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Home > India > News > PTI > Report

269,000 people died to liberate B'desh: Study

June 20, 2008 12:46 IST

As many as 269,000 people died during the war leading to the liberation of Bangladesh in 1971, nearly five times more than the previously estimated figure, a new study says.

The study, titled 'Fifty years of violent war deaths from Vietnam to Bosnia: analysis of data from the world health survey programme', published in the British Medical Journal said: 'War causes more deaths than previously estimated, and there is no evidence to support a recent decline in war deaths'.

Earlier estimates of casualties during the Bangladesh war were in the region of 58,000, the study noted.

The objective of the survey was to provide an accurate estimate of deaths in wars.

The study analysed estimated deaths from war injuries in 13 countries over 50 years, including Bangladesh and Sri Lanka [Images].

Between 1975 and 2002, the study says that the ongoing ethnic conflict in Sri Lanka between the government and Tamil Tigers accounted for the death of 215,000 people, while earlier estimates put the figure at around 61,000.

'Accurate estimates of war mortality are crucial for planning on several different levels. Political, military, and public health leaders must have credible information on the number of deaths to plan properly before, during, and after wars.'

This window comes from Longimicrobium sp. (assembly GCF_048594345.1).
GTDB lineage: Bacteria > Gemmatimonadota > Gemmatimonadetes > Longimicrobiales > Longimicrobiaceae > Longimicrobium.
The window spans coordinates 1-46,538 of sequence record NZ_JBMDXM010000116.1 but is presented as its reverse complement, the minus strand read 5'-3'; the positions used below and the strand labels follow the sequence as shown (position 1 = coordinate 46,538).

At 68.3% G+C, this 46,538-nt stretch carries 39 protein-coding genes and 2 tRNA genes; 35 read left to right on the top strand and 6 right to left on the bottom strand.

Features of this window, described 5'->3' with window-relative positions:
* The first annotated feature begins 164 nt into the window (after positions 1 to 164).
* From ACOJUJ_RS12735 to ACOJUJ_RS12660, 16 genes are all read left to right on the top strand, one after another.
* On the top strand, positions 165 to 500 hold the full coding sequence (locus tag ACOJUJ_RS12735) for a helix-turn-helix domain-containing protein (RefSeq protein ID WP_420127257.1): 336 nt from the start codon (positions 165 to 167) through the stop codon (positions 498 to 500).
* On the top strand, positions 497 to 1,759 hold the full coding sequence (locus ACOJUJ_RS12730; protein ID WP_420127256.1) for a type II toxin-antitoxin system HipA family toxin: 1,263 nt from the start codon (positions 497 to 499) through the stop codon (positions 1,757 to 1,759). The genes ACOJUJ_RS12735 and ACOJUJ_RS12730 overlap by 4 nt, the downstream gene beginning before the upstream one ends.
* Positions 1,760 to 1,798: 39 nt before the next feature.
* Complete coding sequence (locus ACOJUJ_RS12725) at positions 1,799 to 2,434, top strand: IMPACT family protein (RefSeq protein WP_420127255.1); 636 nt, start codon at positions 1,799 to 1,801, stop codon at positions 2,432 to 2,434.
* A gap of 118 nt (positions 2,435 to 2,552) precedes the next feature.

'The public must also be aware of the human cost of wars. Information on war deaths is useful in the investigation of the scope of war crimes, as in the Nuremburg Trials after the second world war or the international criminal tribunal for the former Yugoslavia,' the study says.

'Finally, an accurate count of the number of deaths in war is an important part of a nation's history. The South African Truth and Reconciliation Commission is only one example of how a frank accounting of past tragedies is helping to make future ones less likely,' the study concludes.

According to the study, 5.4 million deaths occurred as a result of wars in 13 countries between 1955 and 2002.

In these countries, the study added that media reports captured only about a third of all deaths estimated from population- based surveys. The 13 countries the study analysed data from were: Bangladesh, Bosnia, Ethiopia, Georgia, Guatemala, Laos, Myanmar, Namibia, Philippines, Republic of Congo, Sri Lanka, Vietnam and Zimbabwe

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